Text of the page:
Ash Borer – Cold Of Ages


Propelled by the frenzied wail of guitarist/vocalist ‘K’, Ash Borer’s latest exhibits an authentically frozen aura belying their Californian surroundings. This is definitely West Coast black metal, with atmospheric keyboards and the occasional female vocals, but the harshness of their approach on this album helps distance them from otherwise being tagged as being ‘Cascadian’, a scene the band denies being a part of. Whatever the case, Ash Borer have delivered an album more direct in assault than their Pacific Northwestern brethren. Vocalist/guitarist K has been quoted as saying Cold of Ages deals with “decay, dissolution, and terror”, and you can feel those concepts come alive as you step your way through the album. With screams verging on Silencer territory, you’ll find fear in place of comfort in the faster passages, as dissonant riffs pierce your ears with an urgency reminiscent of Weakling, albeit with a rawer picking style in places. Like the final anguished thoughts of a back alley murder victim, pained, horrific anger underpins the foundation for their aural effrontery on excellent prologue ‘Descended Lamentations’, determining the pace for the remainder of the record. The synths serve well here, keeping you suffocating with a ghostly haunt low in the mix until, midway through the track, things slow to a crawl, and you feel like your clawing back through the mold, only to take a knife to the forehead once you see the light (courtesy a smile-inducing, Reign In Blood-era tremolo riff ).

Third track ‘Convict All Flesh’ starts promisingly enough with high note guitars and a doomy pace prefacing yet another punishing blastfest. Jessica Way of Worm Ouroboros appears her very briefly, but plays an extended role on ‘Removed Forms’, and though she has a beautiful voice, I prefer my ‘Borer unsoftened. The rough-around-edges guitars of AB’s sound contribute to their power and uniqueness, and the abundance of ethereal vocals of this kind reduces their impact. Any regression of said impact inevitably leads the band back into the realm of the aforementioned Cascadian comparisons they’d rather avoid. Ash Borer, you are on the right track (your own). You truly don’t need the help.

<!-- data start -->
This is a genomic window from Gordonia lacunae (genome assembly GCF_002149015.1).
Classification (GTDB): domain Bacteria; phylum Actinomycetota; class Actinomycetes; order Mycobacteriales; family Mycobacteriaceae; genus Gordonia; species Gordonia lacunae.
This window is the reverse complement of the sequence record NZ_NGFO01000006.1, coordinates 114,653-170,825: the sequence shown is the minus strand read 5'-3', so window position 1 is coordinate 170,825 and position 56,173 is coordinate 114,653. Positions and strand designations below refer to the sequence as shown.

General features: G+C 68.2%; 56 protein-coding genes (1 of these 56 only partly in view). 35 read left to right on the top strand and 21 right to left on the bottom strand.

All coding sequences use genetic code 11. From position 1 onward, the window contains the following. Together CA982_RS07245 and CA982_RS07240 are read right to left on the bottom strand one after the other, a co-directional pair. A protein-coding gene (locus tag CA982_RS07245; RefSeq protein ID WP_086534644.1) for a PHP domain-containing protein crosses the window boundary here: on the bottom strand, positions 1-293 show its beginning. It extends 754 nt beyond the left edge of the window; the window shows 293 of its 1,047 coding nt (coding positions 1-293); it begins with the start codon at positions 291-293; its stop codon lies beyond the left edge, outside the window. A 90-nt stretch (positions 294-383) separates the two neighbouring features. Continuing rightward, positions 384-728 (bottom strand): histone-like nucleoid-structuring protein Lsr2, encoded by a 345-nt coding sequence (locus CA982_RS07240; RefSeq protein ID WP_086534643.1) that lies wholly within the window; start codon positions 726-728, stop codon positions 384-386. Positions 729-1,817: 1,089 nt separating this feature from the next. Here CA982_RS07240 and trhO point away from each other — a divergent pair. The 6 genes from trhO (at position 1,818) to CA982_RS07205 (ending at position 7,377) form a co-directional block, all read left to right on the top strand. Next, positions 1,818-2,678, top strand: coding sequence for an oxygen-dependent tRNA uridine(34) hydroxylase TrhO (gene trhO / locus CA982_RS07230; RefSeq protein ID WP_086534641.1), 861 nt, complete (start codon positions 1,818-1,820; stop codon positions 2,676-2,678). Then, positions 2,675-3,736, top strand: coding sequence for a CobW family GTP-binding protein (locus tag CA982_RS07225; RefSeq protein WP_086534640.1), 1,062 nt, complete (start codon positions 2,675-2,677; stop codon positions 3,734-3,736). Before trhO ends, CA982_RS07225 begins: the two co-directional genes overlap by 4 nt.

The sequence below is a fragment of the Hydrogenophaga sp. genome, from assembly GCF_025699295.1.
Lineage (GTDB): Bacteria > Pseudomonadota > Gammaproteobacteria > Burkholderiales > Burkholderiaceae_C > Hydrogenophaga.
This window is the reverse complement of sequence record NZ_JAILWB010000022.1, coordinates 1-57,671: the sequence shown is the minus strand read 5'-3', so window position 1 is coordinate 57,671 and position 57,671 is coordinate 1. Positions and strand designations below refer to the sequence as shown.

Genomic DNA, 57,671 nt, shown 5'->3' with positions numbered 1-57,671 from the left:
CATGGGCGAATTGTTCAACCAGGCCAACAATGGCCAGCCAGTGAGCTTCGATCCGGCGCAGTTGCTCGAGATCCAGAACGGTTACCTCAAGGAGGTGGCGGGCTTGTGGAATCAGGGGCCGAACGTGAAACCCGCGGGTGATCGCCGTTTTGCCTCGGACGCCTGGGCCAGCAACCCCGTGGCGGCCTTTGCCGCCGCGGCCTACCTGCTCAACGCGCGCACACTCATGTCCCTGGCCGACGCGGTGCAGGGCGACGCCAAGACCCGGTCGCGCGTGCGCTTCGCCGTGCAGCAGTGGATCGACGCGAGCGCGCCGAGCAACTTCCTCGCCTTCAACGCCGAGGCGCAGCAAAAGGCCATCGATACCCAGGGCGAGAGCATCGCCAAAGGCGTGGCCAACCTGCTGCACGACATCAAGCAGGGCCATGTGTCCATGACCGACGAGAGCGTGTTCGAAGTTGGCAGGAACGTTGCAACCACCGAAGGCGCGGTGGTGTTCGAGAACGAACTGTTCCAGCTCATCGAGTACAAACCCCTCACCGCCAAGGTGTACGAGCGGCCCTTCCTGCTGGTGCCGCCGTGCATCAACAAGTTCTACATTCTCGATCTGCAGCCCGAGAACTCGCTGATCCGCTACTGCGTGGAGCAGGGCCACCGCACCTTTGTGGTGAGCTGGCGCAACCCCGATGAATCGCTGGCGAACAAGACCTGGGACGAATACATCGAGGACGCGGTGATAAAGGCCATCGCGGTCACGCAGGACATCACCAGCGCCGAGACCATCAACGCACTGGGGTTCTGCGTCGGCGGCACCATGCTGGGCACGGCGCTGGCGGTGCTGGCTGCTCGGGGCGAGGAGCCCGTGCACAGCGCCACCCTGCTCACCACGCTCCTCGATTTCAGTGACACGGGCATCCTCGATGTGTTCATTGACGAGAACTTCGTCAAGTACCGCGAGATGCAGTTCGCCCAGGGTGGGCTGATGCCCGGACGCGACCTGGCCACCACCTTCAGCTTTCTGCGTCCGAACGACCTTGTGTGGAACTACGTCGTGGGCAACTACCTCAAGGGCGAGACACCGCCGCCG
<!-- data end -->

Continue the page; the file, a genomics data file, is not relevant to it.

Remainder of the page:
Ash Borer create a soundwall not completely unlike others in the region, but I find theirs to be easier to penetrate and, as a result, less dull. Single-guitar breaks and hammering drums continually jar you out of the long-song almost-trances, awakening you out of the carefully composed lulls, keeping the energy high. Ash Borer have more to say, and if they can continue to grow while keeping it raw and fast, I’ll still be around to hear. -Jim

Profound Lore

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~ by cliftonium on October 30, 2012.

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